“ABA Techniques and Philosophy: * The instructor uses a variety of behavior analytic procedures, some of which are directed by the instructor and others initiated by the learner.
* Parents and/or other family members and caregivers receive training so they can support learning and skill practice throughout the day.
* The learner’s day is structured to provide many opportunities – both planned and naturally occurring – to acquire and practice skills in both structured and unstructured situations.
* The learner receives an abundance of positive reinforcement for demonstrating useful skills and socially appropriate behaviors. The emphasis is on positive social interactions and enjoyable learning.
* The learner receives no reinforcement for behaviors that pose harm or prevent learning.”
(I do think ABA therapy is remiss in its emphasis in not actively addressing negative behavior, although I could see this may be a good way to initiate a behavior modification program.)
Look, I only went to community college for a couple years, but even I recognize this is based on Skinner’s ideas about operant conditioning. I learned that in Psychology 101. Guys, ABA therapy is just a very regulated, extremely expensive, highly structured and heavily monitored form of good parenting. Our culture is demanding that good training of children should come at the expense of taxpayers and insurance companies and should be initiated by someone other than the parents. That said, I recognize that many parents were never parented with purpose and may not have the tools to parent with purpose themselves. In that case, ABA therapy or counseling sessions with a child psychologist with intense parental involvement may prove to be very helpful. There’s no shame in that. That’s a proactive response to human limitation.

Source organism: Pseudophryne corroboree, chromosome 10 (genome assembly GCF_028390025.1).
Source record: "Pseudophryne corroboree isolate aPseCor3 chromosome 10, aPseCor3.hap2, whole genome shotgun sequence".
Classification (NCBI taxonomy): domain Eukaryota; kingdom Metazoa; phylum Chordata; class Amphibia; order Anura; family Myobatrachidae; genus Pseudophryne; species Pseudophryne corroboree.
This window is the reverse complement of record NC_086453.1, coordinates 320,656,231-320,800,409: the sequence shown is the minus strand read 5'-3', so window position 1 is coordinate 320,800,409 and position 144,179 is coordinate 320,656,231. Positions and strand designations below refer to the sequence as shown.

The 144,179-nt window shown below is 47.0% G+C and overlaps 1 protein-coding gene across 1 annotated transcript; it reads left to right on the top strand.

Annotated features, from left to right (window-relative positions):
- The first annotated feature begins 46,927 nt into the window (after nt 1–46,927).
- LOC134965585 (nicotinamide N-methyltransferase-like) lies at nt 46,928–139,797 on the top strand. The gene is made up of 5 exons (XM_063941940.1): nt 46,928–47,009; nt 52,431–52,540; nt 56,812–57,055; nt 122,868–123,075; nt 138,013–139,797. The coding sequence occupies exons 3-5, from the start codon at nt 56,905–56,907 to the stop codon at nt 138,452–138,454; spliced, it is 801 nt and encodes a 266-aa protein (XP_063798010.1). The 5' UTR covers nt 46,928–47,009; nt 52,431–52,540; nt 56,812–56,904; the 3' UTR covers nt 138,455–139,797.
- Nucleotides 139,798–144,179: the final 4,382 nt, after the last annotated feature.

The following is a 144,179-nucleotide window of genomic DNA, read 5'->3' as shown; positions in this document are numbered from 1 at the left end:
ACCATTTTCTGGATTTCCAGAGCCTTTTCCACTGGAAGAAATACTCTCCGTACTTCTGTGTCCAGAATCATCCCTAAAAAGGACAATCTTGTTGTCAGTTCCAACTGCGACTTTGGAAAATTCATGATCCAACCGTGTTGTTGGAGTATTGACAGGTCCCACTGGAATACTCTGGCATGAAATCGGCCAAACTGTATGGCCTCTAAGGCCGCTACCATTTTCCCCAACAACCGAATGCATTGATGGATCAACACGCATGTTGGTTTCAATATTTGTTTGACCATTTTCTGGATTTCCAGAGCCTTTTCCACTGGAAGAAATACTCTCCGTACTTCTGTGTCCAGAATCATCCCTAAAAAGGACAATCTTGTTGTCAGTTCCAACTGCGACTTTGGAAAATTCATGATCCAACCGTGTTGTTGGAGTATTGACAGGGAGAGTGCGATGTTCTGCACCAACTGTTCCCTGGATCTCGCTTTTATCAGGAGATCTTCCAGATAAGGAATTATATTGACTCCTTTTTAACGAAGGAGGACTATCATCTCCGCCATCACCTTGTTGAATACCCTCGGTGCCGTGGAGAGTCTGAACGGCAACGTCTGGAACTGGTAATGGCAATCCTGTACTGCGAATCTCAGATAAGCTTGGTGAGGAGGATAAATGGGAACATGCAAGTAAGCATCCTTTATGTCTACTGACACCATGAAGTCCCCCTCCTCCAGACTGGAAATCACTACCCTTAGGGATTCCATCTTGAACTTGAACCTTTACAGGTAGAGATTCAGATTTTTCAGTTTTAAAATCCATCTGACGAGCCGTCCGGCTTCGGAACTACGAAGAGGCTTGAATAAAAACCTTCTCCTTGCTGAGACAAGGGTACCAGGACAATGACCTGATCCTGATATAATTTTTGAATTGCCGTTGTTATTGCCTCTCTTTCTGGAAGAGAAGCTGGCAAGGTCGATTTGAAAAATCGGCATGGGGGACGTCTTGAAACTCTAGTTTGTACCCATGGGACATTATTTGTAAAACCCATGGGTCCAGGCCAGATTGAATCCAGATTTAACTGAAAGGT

If you are struggling with the behavior of your child, whether he’s been diagnosed with a disability or not, please consider if you are actively training your child to do the things you want him to do. Does he hate making eye contact? Many typical children are very resistant to eye contact; give them an M&M every time they look you in the eye when you’re speaking to them. Better yet, stand in front of them with a small dish of M&Ms. Say their name. If he looks at you, great, give him a big smile and an M&M and lots of verbal encouragement. Repeat. Encourage him to hold the gaze longer and longer. Reward him with another M&M and verbal encouragement. Repeat. Repeat. End the session, and for the rest of the day keep those M&Ms handy and give them each time he looks you in the eye.
Does he hit and screech when he doesn’t get his way? Remove him from the situation, give him a time out, and re-enact the offending situation, only this time talk him through the appropriate way to respond, even using hand-over-hand assistance if necessary. This is one step beyond conditioning, it’s training. “No, that’s not the way you do it; THIS is how you do it.” The results from that one approach alone has transformed behavior in our home.
I am hesitant to recommend any books about child training, because I have found there to be problems with each one and I don’t want to advocate some of the suggestions. So, please, if you read any of these, take what you want and leave the rest:
To Train Up a Child – by Michael Pearl
Shepherding a Child’s Heart – by Ted Tripp
Dare to Discipline – by James Dobson – (This is a book I would not hesitate to recommend, even though I’m not on board with 100% of what he says. The disagreements are pretty petty.)
The Bible – Proverbs – by God. (Unconditional endorsement here.)
How about you, are there any books you have found helpful when it comes to raising kids?
How has ABA therapy differed from your natural parenting techniques, and what was the result?